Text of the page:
Guest Blog by Mark K.
Global Village trip participant
Here I am again in (or rather near) Sardinal in a hotel in Costa Rica getting up before our standard breakfast of rice/beans, fresh fruit and occasionally something they appear to think Americans--North Americans, like for breakfast—like hot dogs. We get up early, and return each day at 4:30, go for a quick dip in the ocean (to supplement the parsimonious showers here in the hotel) come back for dinner. Little chance to check email and charge iPhones as all electricity shuts off every time one leaves his room. The days slip by quickly. Thus I come to be writing about Week 2, Day 3, on Day 5.
As usual we experienced a variety of exotic flying, swimming and crawling creatures. Scorpions on the work site, surprised to be speckled with spackle, dead tarantulas, black vultures, Magpie Jays stealing food, and a pygmy owl keeping one eye on us.
Though this region of Guanacaste is lush during the rainy season it is very hot and very dry during the dry season. This year though we have been spared the worst of the heat by having significant amount of shade (Thanks Week one Crew for erecting the walls of the house in Coralillo), and a cooling breeze. As on all other mornings, we started the day with a volunteer waxing philosophically about the opportunities we have been given here, and what it all means. We head out with the essential hats, sunscreen and water bottles, and board the bus with a crew of 12 to spend the day working hard to do what a small crew with proper tools might do in a fraction of the time. No one complains about this—we understand our labor is free and we will manage to stucco and paint a house, inside and out, and pour a final floor for the entire house (approximately 550 square feet) in 5 days.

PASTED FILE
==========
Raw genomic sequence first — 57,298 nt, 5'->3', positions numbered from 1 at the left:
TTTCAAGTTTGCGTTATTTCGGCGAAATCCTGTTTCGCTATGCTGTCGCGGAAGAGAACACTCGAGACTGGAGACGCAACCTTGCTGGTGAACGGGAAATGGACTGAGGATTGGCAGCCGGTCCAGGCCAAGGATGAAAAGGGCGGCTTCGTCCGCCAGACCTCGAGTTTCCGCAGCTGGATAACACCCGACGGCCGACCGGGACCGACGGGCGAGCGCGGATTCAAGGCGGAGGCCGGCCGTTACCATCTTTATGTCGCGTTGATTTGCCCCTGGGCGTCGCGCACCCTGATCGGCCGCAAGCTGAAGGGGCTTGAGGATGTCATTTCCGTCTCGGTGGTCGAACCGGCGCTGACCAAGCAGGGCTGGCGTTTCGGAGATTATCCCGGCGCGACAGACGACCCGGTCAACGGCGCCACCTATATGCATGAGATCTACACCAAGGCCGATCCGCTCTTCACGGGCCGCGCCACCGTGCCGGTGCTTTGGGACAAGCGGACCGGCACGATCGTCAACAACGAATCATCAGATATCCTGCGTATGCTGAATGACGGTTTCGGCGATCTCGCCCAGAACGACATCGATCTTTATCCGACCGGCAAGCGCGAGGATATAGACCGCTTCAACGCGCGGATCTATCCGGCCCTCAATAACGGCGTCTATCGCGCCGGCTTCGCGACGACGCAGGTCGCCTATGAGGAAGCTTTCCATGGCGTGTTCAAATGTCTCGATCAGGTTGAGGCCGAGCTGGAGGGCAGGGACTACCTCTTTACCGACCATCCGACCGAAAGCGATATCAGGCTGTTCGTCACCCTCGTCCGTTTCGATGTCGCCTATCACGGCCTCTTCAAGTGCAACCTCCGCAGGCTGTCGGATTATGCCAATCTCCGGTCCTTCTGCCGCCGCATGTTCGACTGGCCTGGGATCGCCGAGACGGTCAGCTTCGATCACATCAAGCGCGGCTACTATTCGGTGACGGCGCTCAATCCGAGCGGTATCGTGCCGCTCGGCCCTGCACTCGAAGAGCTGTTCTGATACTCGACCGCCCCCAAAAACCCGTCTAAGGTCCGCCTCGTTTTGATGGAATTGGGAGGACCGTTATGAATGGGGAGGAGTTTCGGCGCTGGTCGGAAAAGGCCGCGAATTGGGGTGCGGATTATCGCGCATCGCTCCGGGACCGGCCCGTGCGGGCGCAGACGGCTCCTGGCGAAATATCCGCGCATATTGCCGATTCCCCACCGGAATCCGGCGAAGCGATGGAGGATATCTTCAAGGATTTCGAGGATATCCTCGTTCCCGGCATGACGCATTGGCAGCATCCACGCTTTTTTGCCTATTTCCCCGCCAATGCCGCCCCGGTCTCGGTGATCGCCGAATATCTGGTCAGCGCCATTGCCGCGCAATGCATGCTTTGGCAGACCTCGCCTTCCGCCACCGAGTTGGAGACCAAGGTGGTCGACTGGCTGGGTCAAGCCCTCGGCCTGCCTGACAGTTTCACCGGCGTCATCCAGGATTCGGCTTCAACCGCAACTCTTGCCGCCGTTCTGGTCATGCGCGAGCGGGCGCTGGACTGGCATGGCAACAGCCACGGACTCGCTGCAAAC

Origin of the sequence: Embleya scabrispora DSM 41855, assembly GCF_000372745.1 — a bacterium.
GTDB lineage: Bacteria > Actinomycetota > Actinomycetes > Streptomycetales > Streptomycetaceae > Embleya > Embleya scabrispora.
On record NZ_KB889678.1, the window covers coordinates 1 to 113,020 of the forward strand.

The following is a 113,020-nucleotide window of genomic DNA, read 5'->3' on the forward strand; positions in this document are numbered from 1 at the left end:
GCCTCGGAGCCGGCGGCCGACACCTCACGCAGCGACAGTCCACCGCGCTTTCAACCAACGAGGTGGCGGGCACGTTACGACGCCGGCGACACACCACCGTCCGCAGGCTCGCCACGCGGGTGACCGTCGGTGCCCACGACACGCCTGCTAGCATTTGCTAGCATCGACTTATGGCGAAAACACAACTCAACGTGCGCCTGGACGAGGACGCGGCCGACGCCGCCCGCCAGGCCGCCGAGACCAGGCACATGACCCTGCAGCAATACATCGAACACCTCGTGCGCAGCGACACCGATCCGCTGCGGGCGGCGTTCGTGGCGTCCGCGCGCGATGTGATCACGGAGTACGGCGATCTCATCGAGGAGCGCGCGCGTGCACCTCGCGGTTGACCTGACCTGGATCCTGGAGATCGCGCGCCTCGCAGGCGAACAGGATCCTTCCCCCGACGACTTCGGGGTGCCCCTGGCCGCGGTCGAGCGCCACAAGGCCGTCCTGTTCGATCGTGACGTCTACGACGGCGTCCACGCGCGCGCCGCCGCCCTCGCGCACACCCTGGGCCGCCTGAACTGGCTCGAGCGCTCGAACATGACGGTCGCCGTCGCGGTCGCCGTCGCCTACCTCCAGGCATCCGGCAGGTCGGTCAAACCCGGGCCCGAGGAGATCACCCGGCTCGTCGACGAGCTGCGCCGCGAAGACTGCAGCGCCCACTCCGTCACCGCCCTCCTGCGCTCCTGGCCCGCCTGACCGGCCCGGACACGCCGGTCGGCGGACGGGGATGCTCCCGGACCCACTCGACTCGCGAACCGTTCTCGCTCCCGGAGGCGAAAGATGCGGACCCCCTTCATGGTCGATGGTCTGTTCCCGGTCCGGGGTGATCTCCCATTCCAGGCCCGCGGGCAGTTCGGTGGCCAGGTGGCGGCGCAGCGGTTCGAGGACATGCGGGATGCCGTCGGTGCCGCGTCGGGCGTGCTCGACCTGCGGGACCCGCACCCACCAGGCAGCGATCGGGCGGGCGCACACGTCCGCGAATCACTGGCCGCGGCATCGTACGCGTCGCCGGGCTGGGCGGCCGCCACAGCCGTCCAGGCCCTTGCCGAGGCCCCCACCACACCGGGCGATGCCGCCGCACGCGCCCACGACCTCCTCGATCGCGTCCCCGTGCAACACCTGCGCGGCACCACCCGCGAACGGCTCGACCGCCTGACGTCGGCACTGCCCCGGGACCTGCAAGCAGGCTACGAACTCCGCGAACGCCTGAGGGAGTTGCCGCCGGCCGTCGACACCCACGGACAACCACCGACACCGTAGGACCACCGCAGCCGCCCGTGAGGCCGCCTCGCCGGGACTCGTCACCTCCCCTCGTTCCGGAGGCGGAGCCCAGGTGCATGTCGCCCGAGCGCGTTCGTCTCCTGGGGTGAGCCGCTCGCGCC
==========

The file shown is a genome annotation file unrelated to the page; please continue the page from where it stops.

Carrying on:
The family which will move into this house (Lidieth, Brian, Dylan, Christian, cousin Udella, Abuela) lived in a structure that a young Abraham Lincoln would have thought familiar. It was constructed of rough-hewn lumber planks nailed to two by fours, and covered with a roof. For our erection of the new home, most of the boards were removed from the existing house, to enable us to walk through it during construction, and to have a shaded area to eat and take breaks. Few clues were left to betray its former use as the family’s home. One was the nearby structure of sticks and plastic, which contained two beds and most the family’s belongings. Another was the wire that twisted its way through the ‘house’ wrapped around a series of nails, and ending in a small flat screen TV and what looked like an old Kelvinator refrigerator from the 50’s. I was unsure whether the refrigerator was perhaps used as a smoker to cook fish caught from the local river until Abuela opened it to retrieve its sole occupant, a battered plastic pitcher of water cooler than the ambient air temperature of 94, though perhaps only so as a result of being in the shade.
It was also odd to see Abuela (grandmother) sit in the “house” as the volunteers traipsed past, kicking up clouds of dust between her and the fuzzy picture and small squeaky tv speaker broadcasting a soap opera in Spanish. Fortunately the family will soon be able to move into the structure we have transformed into a house, and they will make into a home.